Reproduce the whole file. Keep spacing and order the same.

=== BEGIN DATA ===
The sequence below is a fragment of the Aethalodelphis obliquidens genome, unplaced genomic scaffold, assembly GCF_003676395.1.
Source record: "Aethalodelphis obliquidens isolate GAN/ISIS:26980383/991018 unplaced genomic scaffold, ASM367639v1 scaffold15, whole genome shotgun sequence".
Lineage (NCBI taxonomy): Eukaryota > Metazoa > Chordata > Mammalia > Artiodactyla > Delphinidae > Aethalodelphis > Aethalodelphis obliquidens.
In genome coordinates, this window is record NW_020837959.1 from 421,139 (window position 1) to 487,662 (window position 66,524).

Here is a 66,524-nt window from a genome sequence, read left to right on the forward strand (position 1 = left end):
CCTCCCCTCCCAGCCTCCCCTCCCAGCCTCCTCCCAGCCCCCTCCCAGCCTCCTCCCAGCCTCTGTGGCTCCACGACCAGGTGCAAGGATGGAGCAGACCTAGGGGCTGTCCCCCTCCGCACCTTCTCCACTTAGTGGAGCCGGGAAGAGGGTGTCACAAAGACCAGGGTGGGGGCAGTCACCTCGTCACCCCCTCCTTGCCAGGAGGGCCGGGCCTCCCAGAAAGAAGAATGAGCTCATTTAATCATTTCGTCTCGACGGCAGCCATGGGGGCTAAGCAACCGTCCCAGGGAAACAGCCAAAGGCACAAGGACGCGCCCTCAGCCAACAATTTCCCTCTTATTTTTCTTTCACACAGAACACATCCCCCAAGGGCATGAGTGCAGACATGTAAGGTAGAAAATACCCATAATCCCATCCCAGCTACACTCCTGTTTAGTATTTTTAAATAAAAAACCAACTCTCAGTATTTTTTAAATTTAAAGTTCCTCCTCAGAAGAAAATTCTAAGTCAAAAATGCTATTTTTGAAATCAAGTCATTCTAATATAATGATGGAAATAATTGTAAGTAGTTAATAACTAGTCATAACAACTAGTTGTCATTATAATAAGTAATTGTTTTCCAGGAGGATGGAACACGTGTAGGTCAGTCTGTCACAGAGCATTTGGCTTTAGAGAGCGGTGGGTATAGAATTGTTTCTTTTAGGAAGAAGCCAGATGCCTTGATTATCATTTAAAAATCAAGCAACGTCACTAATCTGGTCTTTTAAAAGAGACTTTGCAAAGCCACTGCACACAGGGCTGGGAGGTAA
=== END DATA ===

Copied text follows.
The sequence below is a fragment of the Aethalodelphis obliquidens genome, unplaced genomic scaffold, assembly GCF_003676395.1.
Source record: "Aethalodelphis obliquidens isolate GAN/ISIS:26980383/991018 unplaced genomic scaffold, ASM367639v1 scaffold15, whole genome shotgun sequence".
Lineage (NCBI taxonomy): Eukaryota > Metazoa > Chordata > Mammalia > Artiodactyla > Delphinidae > Aethalodelphis > Aethalodelphis obliquidens.
In genome coordinates, this window is record NW_020837959.1 from 421,139 (window position 1) to 487,662 (window position 66,524).

Here is a 66,524-nt window from a genome sequence, read left to right on the forward strand (position 1 = left end):
CCTCCCCTCCCAGCCTCCCCTCCCAGCCTCCTCCCAGCCCCCTCCCAGCCTCCTCCCAGCCTCTGTGGCTCCACGACCAGGTGCAAGGATGGAGCAGACCTAGGGGCTGTCCCCCTCCGCACCTTCTCCACTTAGTGGAGCCGGGAAGAGGGTGTCACAAAGACCAGGGTGGGGGCAGTCACCTCGTCACCCCCTCCTTGCCAGGAGGGCCGGGCCTCCCAGAAAGAAGAATGAGCTCATTTAATCATTTCGTCTCGACGGCAGCCATGGGGGCTAAGCAACCGTCCCAGGGAAACAGCCAAAGGCACAAGGACGCGCCCTCAGCCAACAATTTCCCTCTTATTTTTCTTTCACACAGAACACATCCCCCAAGGGCATGAGTGCAGACATGTAAGGTAGAAAATACCCATAATCCCATCCCAGCTACACTCCTGTTTAGTATTTTTAAATAAAAAACCAACTCTCAGTATTTTTTAAATTTAAAGTTCCTCCTCAGAAGAAAATTCTAAGTCAAAAATGCTATTTTTGAAATCAAGTCATTCTAATATAATGATGGAAATAATTGTAAGTAGTTAATAACTAGTCATAACAACTAGTTGTCATTATAATAAGTAATTGTTTTCCAGGAGGATGGAACACGTGTAGGTCAGTCTGTCACAGAGCATTTGGCTTTAGAGAGCGGTGGGTATAGAATTGTTTCTTTTAGGAAGAAGCCAGATGCCTTGATTATCATTTAAAAATCAAGCAACGTCACTAATCTGGTCTTTTAAAAGAGACTTTGCAAAGCCACTGCACACAGGGCTGGGAGGTAA